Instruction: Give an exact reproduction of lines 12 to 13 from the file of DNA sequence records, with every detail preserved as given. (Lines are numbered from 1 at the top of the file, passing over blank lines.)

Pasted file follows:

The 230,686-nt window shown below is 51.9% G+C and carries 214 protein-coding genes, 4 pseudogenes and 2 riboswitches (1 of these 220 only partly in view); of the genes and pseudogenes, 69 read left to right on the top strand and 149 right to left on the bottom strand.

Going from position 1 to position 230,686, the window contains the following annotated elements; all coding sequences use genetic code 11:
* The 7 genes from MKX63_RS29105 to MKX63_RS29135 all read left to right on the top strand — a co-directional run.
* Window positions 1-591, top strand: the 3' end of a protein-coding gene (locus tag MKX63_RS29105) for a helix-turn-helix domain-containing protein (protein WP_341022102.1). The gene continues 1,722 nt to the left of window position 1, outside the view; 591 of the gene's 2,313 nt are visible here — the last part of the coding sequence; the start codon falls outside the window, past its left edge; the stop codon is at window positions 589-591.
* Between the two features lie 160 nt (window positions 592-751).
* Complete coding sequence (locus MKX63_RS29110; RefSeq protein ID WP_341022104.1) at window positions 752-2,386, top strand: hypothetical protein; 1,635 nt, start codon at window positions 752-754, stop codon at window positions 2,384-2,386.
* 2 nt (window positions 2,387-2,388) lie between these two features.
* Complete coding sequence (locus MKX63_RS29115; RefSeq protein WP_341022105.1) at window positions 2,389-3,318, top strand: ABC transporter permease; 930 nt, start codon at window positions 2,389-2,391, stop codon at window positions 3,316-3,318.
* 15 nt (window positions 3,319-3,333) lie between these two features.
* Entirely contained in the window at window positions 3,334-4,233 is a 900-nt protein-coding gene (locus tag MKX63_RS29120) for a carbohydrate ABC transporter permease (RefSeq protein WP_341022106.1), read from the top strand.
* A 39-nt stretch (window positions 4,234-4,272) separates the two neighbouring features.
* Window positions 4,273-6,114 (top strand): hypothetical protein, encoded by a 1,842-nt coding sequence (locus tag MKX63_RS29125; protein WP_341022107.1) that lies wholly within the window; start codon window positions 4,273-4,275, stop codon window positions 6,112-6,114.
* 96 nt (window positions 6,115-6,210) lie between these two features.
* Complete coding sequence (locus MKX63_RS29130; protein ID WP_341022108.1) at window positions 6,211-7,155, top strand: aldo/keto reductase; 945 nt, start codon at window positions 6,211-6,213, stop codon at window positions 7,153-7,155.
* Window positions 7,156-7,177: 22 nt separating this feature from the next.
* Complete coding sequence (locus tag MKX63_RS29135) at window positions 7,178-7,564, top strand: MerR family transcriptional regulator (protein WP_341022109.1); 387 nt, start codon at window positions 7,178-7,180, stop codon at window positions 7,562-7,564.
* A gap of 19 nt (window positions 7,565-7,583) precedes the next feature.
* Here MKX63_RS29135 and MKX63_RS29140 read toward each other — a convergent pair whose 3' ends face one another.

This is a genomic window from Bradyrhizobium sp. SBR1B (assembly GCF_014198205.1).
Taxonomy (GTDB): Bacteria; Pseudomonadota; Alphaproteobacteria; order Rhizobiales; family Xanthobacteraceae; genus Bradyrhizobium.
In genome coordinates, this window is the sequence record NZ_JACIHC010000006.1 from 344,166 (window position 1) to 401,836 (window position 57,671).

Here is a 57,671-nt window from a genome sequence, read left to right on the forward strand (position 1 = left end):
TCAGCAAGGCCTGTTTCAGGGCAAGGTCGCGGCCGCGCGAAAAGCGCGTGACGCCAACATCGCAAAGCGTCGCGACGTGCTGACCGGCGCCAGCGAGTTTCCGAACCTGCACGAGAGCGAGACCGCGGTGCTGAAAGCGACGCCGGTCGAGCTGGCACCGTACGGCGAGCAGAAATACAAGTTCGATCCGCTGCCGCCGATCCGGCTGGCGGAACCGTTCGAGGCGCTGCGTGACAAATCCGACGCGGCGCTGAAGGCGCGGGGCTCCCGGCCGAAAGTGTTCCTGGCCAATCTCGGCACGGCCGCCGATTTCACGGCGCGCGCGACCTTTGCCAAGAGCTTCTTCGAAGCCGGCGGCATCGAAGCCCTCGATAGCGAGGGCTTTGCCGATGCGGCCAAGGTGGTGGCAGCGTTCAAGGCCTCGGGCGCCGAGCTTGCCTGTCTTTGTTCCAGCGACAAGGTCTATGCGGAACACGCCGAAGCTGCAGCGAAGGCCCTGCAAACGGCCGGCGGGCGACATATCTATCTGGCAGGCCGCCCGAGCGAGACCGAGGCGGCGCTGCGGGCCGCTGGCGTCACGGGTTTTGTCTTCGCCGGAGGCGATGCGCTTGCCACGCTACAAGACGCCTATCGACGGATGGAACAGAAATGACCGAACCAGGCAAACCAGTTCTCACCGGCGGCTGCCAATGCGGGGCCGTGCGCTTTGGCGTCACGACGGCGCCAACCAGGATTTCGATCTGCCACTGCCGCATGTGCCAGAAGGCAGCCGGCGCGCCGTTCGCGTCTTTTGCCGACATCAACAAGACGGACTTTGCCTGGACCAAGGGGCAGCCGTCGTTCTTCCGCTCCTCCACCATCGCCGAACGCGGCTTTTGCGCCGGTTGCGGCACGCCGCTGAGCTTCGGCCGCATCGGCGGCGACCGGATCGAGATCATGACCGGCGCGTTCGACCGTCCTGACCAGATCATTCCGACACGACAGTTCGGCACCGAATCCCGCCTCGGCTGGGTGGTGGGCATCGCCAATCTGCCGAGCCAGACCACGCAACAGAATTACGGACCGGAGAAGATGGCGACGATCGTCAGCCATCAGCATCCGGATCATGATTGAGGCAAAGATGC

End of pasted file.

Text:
* Window positions 4,273-6,114 (top strand): hypothetical protein, encoded by a 1,842-nt coding sequence (locus tag MKX63_RS29125; protein WP_341022107.1) that lies wholly within the window; start codon window positions 4,273-4,275, stop codon window positions 6,112-6,114.
* 96 nt (window positions 6,115-6,210) lie between these two features.